Before we reviewing the Friuli wine and cheese that we were lucky enough to purchase at a local wine store and a local Italian food store, here are a few suggestions of what to eat with indigenous wines when touring this beautiful region.
Start with Cjalzons con Ripieno di Cioccolata e Spinaci, Chocolate and Spinach Filled Pasta with Smoked Ricotta. Then try Capesante alla Triestina, Broiled Scallops and Oysters with Watercress. And for dessert, indulge yourself with Strucolo di Ricotta, Ricotta Strudel. If you are like me, you think of Austria or Hungary, when you hear the word Strudel.
Wine Reviewed Pighin Pinot Grigio 2005 Grave del Fruili 12.5% alcohol about $13.50
I’ll start by quoting the marketing materials. “Toast, white flowers and mineral on the involved nose, this light-bodied white is all about zing, verve, and refreshing citrus flavors. Some notes of pit fruit, but mainly built to match up to seafood. Try with friends and grilled scampi drizzled with lemon juice.”
I first tasted this wine with sesame seed covered filo dough stuffed with hamburger meat and accompanied by zucchini in a tomato sauce. It was pleasantly acidic and fruity providing lemon and other citrus flavors. I liked it with a chocolate cake labeled strudel which intensified the wine’s acidity. I don’t think that any Friuli residents would have called that cake strudel, but this review is about the wine, and not the cake.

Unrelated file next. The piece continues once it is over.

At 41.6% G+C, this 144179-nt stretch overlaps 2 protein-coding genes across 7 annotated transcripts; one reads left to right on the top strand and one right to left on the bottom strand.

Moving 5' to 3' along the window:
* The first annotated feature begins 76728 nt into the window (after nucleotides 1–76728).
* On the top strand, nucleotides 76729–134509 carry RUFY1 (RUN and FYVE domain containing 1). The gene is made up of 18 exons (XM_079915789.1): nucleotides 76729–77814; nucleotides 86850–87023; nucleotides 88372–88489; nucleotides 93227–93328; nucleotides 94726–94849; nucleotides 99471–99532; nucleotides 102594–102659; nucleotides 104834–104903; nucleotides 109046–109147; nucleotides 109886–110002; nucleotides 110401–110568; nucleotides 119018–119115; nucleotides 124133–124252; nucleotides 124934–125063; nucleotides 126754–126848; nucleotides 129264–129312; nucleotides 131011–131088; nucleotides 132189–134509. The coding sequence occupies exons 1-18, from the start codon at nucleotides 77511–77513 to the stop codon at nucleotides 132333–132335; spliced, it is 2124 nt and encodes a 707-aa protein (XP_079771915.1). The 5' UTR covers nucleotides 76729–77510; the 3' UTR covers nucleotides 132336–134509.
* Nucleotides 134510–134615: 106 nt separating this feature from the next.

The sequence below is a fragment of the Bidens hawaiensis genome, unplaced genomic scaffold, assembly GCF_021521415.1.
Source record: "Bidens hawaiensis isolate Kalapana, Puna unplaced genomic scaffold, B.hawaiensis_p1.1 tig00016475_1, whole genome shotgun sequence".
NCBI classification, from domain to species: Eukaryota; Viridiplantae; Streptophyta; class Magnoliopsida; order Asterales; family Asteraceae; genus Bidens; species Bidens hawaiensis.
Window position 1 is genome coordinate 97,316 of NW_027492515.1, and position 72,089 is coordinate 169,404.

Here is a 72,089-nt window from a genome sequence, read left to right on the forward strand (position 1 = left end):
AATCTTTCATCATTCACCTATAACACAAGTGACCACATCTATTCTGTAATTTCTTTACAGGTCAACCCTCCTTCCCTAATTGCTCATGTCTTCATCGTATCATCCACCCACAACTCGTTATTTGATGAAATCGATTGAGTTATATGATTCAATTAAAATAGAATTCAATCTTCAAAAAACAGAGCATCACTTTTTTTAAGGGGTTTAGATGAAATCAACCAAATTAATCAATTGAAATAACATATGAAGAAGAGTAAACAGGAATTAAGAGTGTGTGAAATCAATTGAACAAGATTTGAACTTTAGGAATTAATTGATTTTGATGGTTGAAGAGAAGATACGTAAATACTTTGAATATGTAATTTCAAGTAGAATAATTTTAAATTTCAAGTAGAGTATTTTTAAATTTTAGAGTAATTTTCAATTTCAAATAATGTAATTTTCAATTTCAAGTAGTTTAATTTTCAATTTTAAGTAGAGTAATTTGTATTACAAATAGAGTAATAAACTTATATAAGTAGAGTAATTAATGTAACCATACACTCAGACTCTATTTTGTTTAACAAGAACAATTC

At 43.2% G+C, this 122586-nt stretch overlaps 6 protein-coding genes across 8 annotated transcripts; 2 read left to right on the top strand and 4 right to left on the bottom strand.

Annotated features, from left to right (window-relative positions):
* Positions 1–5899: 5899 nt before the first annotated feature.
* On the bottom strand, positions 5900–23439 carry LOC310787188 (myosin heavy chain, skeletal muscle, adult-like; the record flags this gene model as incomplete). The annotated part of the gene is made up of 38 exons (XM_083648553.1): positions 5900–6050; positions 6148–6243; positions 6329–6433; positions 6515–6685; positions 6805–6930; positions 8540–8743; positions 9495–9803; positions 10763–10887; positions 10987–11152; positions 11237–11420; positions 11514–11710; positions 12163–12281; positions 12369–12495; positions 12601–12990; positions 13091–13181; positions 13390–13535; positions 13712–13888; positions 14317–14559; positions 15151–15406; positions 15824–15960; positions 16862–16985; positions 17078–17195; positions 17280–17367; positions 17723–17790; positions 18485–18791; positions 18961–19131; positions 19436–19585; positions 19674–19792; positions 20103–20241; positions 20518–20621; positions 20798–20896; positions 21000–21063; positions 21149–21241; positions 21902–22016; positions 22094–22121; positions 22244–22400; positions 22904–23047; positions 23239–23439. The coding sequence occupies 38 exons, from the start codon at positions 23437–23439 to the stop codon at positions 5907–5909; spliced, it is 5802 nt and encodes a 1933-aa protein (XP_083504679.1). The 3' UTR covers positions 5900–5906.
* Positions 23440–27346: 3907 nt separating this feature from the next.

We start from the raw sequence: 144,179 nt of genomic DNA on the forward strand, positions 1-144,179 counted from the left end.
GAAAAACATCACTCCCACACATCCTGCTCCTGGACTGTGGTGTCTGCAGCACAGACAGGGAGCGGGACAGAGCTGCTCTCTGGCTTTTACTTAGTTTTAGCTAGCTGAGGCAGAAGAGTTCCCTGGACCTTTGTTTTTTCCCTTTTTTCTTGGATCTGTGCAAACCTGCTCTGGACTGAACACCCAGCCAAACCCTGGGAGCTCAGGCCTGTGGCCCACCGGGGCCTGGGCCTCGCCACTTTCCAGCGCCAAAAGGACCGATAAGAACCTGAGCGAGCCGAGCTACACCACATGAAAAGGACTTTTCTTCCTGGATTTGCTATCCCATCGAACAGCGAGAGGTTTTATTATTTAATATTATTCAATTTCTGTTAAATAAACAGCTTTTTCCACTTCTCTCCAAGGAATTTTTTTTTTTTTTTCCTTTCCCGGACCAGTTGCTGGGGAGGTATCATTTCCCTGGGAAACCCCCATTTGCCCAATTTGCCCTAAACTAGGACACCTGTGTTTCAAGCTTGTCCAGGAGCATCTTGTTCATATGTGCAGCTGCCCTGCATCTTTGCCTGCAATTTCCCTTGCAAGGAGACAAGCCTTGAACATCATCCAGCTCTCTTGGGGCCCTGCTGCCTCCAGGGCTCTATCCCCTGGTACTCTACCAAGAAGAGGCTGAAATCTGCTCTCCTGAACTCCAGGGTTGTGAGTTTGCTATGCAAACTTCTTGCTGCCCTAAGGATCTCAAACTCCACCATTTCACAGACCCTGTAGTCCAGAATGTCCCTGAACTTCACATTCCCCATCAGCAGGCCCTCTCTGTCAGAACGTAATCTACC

My next food pairing was with whole-wheat pasta in a spicy meat sauce. The wine stepped up to the plate and handled the spice very well. It was nice and round. I finished this meal with out of season strawberries, in whose presence the wine became almost sweet.
With filet of sole poached in onions, a side of brown rice, and okra in a tomato sauce, the wine became more acidic and rounder. It was quite refreshing. It was a sweet, acidic companion to fresh pomegranates. It took on a nice acidity with pecan and caramel chocolate candy.
Montasio is a cooked, full-fat, semi-hard cheese made from cow’s milk and aged for several months. It has a pungent smell and a strong, pasty taste. The Pinot Grigio was not outmatched by this powerful cheese. Strictly speaking, Asiago cheese does not come from the Friuli region, but its neighbors Trentino-Alto Adige and Veneto. Once again, the wine changed its character to match this softer cheese.
This wasn’t a great wine, but it did go well with everything. I would most likely buy it again.
About the Author
Levi Reiss has authored or co-authored ten books on computers and the Internet, but to be honest, he would rather just drink fine Italian or other wine, accompanied by the right foods. He teaches classes in computers at an Ontario French-language community college. His wine website is www.theworldwidewine.com. You can reach him at firstname.lastname@example.org.